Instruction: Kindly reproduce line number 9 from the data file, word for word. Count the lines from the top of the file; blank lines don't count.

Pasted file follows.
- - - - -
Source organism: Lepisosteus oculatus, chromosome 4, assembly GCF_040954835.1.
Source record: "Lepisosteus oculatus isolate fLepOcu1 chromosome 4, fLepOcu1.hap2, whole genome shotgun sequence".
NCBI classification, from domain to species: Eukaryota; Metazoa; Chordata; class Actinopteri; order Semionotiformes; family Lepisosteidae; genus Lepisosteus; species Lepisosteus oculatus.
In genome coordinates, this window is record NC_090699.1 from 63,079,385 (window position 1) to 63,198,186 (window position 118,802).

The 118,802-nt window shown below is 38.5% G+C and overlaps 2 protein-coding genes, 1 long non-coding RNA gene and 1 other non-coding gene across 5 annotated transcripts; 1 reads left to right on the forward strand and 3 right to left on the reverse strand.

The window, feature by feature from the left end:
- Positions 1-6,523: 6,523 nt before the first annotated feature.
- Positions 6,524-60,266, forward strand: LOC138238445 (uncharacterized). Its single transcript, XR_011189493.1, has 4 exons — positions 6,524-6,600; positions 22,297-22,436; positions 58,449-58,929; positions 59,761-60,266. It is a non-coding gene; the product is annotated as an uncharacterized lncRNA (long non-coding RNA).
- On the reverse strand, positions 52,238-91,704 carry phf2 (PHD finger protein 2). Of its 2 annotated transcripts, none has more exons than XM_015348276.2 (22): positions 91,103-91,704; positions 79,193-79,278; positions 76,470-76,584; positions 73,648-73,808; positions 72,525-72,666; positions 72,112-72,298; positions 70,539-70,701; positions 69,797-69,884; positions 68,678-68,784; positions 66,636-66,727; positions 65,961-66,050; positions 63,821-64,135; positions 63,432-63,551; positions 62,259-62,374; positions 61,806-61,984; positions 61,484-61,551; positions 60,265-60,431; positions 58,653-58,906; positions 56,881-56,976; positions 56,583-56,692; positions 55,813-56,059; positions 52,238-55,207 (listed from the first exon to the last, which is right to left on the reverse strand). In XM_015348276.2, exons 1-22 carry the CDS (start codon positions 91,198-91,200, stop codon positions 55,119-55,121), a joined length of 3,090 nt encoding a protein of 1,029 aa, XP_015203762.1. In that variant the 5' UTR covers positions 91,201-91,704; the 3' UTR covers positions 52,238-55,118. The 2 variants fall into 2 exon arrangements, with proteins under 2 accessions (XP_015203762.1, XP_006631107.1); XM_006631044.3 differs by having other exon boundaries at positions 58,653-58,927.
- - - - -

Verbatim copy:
- On the reverse strand, positions 52,238-91,704 carry phf2 (PHD finger protein 2). Of its 2 annotated transcripts, none has more exons than XM_015348276.2 (22): positions 91,103-91,704; positions 79,193-79,278; positions 76,470-76,584; positions 73,648-73,808; positions 72,525-72,666; positions 72,112-72,298; positions 70,539-70,701; positions 69,797-69,884; positions 68,678-68,784; positions 66,636-66,727; positions 65,961-66,050; positions 63,821-64,135; positions 63,432-63,551; positions 62,259-62,374; positions 61,806-61,984; positions 61,484-61,551; positions 60,265-60,431; positions 58,653-58,906; positions 56,881-56,976; positions 56,583-56,692; positions 55,813-56,059; positions 52,238-55,207 (listed from the first exon to the last, which is right to left on the reverse strand). In XM_015348276.2, exons 1-22 carry the CDS (start codon positions 91,198-91,200, stop codon positions 55,119-55,121), a joined length of 3,090 nt encoding a protein of 1,029 aa, XP_015203762.1. In that variant the 5' UTR covers positions 91,201-91,704; the 3' UTR covers positions 52,238-55,118. The 2 variants fall into 2 exon arrangements, with proteins under 2 accessions (XP_015203762.1, XP_006631107.1); XM_006631044.3 differs by having other exon boundaries at positions 58,653-58,927.